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On March 16, 2008, JPMorgan Chase announced its intention to acquire Wall Street investment bank Bear Stearns Inc. The proposed purchase is controversial due to the unprecedented involvement of Bernanke’s Federal Reserve System. JPMorgan Chase agreed to pay 236 million dollars, but shortly after the deal was announced, the Federal Reserve System confirmed that in a complex package of debt securitization agreements, they were underwriting the deal for around 30 billion dollars.

http://en.wikipedia.org/wiki/Ben_Bernanke

• Episodes of financial turmoil characterized
by banking distress are more often associated
with severe and protracted downturns than
episodes of stress centered mainly in securities
or foreign exchange markets.
• The likelihood that financial stress will be
followed by a downturn appears to be associated
with the extent to which house prices
and aggregate credit rise in the period before
the financial stress. Moreover, greater reliance
on external financing by households and
nonfinancial firms is associated with sharper
downturns in the aftermath of financial stress.
• Countries with more-arm’s-length financial
systems appear to be vulnerable to sharper
contractions in economic activity in the wake
of banking stress, because leverage in the
banking system appears to be more procyclical
in countries characterized by greater
financial innovation.
• The importance of core financial intermediaries
in transmitting financial shocks to the
real economy suggests that policies that help
restore the capital base of these institutions
within a strong framework of financial stability
can help alleviate downturns.
• The patterns of asset prices and aggregate
credit in the United States during the current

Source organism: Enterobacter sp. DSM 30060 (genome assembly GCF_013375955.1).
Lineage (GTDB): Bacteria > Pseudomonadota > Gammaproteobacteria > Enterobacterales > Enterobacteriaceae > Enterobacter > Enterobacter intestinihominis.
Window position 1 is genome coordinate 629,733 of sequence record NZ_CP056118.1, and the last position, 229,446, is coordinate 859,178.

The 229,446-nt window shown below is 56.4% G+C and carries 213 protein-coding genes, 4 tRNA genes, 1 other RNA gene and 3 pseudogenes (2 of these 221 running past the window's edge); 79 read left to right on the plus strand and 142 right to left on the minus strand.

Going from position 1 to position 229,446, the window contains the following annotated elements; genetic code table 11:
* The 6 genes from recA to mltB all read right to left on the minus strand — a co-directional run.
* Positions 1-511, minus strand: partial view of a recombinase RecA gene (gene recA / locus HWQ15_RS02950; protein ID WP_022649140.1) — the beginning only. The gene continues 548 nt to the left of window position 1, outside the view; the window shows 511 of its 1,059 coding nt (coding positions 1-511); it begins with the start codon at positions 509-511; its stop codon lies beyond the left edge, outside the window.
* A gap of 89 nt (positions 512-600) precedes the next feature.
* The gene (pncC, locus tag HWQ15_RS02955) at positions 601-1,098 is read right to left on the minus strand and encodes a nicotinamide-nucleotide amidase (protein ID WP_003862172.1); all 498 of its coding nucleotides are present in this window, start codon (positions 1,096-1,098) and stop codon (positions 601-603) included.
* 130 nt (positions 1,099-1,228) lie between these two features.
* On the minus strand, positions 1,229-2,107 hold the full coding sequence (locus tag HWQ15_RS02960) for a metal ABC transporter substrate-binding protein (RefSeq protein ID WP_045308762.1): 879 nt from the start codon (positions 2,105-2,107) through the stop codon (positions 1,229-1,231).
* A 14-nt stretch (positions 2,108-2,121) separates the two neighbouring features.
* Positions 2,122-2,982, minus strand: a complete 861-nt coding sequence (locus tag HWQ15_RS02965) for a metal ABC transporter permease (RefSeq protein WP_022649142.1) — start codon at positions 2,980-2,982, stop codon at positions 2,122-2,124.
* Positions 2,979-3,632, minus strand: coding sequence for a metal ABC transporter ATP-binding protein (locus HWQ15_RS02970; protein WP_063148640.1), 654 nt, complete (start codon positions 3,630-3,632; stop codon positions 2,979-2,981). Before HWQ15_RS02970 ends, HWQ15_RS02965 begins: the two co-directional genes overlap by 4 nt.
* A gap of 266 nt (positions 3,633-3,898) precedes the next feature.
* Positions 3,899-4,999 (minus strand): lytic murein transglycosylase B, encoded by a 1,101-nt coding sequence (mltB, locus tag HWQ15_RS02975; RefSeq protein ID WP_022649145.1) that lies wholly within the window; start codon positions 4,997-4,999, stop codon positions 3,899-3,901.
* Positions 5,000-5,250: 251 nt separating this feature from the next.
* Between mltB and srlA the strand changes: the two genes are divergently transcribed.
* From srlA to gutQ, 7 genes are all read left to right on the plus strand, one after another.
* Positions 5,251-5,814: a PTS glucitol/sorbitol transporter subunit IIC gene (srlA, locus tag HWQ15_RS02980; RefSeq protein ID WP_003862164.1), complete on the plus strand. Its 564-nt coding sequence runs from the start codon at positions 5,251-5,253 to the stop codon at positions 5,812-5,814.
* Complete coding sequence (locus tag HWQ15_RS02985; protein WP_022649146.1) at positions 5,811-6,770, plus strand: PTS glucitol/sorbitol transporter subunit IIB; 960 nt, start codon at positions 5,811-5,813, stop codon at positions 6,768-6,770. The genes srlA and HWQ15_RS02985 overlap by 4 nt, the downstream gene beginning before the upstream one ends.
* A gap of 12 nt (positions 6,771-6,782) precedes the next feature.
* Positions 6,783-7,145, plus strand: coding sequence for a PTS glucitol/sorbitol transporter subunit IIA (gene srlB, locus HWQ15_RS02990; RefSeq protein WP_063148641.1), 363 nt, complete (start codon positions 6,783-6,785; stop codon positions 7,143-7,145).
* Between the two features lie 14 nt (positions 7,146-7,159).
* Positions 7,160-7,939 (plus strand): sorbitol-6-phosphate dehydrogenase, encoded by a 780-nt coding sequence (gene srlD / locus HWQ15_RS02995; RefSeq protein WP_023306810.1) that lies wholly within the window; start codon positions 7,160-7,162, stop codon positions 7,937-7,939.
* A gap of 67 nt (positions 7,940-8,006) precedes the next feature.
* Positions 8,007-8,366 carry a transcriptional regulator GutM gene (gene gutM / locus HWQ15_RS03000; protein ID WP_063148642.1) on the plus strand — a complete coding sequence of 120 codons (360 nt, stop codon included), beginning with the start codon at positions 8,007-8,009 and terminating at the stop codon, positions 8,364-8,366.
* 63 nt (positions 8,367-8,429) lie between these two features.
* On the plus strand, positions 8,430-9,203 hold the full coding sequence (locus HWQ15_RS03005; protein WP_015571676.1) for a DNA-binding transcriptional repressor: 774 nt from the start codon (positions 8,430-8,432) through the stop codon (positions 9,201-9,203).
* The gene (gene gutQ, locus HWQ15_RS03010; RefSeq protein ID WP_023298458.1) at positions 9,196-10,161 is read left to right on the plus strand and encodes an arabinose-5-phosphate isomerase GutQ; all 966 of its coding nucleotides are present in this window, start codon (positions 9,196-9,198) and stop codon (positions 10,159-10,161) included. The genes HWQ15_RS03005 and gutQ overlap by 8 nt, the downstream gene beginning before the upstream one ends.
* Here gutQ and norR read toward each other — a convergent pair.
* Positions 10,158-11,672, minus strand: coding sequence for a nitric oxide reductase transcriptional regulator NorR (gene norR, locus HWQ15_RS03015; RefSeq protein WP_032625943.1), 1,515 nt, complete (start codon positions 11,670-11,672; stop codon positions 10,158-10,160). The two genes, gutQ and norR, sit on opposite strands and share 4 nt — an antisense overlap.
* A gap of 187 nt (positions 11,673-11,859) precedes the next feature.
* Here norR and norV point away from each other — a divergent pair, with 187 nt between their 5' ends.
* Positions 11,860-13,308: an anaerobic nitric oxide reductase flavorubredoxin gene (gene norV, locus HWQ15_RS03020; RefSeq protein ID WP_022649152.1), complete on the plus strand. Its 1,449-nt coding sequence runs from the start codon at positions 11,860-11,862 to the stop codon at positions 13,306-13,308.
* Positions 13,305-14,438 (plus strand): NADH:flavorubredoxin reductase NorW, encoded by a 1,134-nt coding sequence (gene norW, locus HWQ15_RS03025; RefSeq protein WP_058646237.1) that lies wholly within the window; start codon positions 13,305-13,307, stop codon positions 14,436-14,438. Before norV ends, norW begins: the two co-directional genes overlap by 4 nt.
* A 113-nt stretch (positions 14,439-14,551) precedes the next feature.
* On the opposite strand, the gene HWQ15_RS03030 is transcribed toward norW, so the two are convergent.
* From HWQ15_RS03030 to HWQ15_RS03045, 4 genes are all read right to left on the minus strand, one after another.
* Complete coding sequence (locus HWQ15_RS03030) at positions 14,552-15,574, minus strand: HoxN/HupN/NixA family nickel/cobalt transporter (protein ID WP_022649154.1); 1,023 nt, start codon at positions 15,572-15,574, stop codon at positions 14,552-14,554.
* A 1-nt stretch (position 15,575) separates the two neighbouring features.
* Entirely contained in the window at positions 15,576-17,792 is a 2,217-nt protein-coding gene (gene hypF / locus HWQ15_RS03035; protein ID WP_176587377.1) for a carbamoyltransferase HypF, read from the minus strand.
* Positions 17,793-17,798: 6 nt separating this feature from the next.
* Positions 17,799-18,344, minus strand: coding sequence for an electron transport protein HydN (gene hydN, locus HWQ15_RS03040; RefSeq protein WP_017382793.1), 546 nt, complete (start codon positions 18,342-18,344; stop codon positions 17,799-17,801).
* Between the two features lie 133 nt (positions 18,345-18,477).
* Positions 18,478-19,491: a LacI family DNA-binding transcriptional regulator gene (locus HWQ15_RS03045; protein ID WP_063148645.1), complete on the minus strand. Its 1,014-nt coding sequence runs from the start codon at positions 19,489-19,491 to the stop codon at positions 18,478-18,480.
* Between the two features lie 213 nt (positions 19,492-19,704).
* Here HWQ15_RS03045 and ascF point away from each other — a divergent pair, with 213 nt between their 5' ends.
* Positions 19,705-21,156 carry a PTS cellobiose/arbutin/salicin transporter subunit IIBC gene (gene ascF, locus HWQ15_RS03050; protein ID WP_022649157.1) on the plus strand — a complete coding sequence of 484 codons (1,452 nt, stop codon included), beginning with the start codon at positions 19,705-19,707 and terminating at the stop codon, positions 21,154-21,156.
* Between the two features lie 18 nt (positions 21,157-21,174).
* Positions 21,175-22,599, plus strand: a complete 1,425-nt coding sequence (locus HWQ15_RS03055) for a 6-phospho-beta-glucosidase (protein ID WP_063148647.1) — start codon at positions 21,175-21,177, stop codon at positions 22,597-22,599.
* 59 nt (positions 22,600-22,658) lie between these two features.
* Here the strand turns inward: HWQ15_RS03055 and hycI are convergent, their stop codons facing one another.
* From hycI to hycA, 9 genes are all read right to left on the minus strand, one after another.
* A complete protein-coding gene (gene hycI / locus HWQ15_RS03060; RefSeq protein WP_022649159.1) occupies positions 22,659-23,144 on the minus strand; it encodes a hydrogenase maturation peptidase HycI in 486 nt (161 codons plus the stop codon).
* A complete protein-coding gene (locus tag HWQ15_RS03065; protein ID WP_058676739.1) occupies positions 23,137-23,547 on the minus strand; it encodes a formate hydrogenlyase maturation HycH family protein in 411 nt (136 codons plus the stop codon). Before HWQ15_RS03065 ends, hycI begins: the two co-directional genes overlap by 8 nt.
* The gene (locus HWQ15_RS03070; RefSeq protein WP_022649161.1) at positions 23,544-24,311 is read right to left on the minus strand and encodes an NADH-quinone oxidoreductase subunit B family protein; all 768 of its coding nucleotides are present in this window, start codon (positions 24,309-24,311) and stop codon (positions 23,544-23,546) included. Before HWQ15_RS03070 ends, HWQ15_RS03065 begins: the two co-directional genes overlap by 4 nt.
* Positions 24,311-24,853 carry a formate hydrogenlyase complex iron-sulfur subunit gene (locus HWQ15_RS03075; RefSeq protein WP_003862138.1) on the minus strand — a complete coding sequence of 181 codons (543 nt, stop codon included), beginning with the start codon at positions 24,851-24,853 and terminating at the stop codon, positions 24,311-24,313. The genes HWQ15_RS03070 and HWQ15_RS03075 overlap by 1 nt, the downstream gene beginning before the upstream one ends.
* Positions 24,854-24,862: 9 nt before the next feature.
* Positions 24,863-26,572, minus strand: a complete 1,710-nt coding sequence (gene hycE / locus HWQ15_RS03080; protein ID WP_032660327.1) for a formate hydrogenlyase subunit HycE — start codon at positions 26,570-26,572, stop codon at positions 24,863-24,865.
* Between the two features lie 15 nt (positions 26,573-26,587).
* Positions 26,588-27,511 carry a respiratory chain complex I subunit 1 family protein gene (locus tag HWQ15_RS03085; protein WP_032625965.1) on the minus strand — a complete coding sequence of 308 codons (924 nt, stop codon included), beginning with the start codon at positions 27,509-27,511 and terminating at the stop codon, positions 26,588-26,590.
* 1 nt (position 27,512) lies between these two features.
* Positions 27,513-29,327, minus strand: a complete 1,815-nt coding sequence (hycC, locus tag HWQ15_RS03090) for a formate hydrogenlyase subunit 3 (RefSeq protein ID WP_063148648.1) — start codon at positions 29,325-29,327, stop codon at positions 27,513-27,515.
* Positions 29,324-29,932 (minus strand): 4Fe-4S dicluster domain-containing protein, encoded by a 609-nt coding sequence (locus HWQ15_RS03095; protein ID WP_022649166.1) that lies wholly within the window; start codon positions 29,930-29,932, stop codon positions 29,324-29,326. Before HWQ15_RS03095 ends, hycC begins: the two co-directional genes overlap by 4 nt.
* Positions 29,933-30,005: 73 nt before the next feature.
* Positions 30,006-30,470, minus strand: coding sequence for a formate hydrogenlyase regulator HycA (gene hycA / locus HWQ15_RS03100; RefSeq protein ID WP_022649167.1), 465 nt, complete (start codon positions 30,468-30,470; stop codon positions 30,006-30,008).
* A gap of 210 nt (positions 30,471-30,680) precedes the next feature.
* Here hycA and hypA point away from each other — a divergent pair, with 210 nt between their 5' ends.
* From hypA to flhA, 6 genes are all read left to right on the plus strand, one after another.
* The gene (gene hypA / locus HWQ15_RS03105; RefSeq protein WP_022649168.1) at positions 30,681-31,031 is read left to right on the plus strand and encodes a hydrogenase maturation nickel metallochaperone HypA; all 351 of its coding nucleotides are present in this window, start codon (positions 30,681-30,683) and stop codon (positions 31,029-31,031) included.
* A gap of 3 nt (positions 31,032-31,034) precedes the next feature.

episode of financial stress appear similar to
those of previous episodes that were followed
by recessions. In particular, changes in
the pattern of household net borrowing—a
measure of reliance on external financing—
closely track the trajectory of past recessions.
Nonfinancial firms entered the turmoil from
a relatively strong position. Combined with
the large losses sustained by core banking
institutions, these factors suggest that the
United States continues to face considerable
recession risks, even though real interest rates
are low by the standards of financial-stressdriven
recessions. In the euro area, households’
relatively strong balance sheets offer
some protection against a sharp downturn,
despite the sizable increases of asset prices
and credit ratios preceding the financial
turmoil.

http://www.imf.org/external/pubs/ft/weo/2008/02/pdf/c4.pdf

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Six months ago, G7 leaders pledged to implement a series of recommendations to try to right the financial system, such as encouraging banks to disclose losses and raise new capital, but the crisis has worsened considerably since then and the response needs to change, too.

By Emily Kaiser

WASHINGTON (Reuters) – World finance leaders who improvised their way through the first year of the credit crisis may finally be ready to come up with a comprehensive plan to clean up the mess, the IMF’s chief economist said on Wednesday.

Wed Oct 8, 2008 12:41pm EDT

http://www.reuters.com/article/topNews/idUKTRE4978JH20081008?virtualBrandChannel=10341

***

World Economic and Financial Surveys

World Economic Outlook (WEO)

Financial Stress, Downturns, and Recoveries

October 2008
©2008 International Monetary Fund

World Economic Outlook Database
October 2008

http://www.imf.org/external/pubs/ft/weo/2008/02/index.htm

5.3 Real GDP Growth and Fiscal Impulse by Composition: All Economies

Chart Data 1.1 Global Indicators
Chart Data 1.2 Current and Forward-Looking Indicators
Chart Data 1.3 Global Inflation
Chart Data 3.10 Monetary and Exchange Rate Policies
List of Tables Part A
Output (Tables A1–A4)
Inflation (Tables A5–A7)
Financial Policies (Table A8)
Foreign Trade (Table A9)
Current Account Transactions (Tables A10–A12)
Balance of Payments and External Financing (Tables A13–
A15)
Flow of Funds (Table A16)
Medium–Term Baseline Scenario (Table A17)

Chapter 1. Global Prospects and PoliciesChapter 2. Country and Regional Perspectives

Chapter 3. Is Inflation Back? Commodity Prices and Inflation

Chapter 4. Financial Stress and Economic Downturns

Chapter 5. Fiscal Policy as a Countercyclical Tool

Chapter 6. Divergence of Current Account Balances across Emerging Economies
Executive Summary

Data Animations

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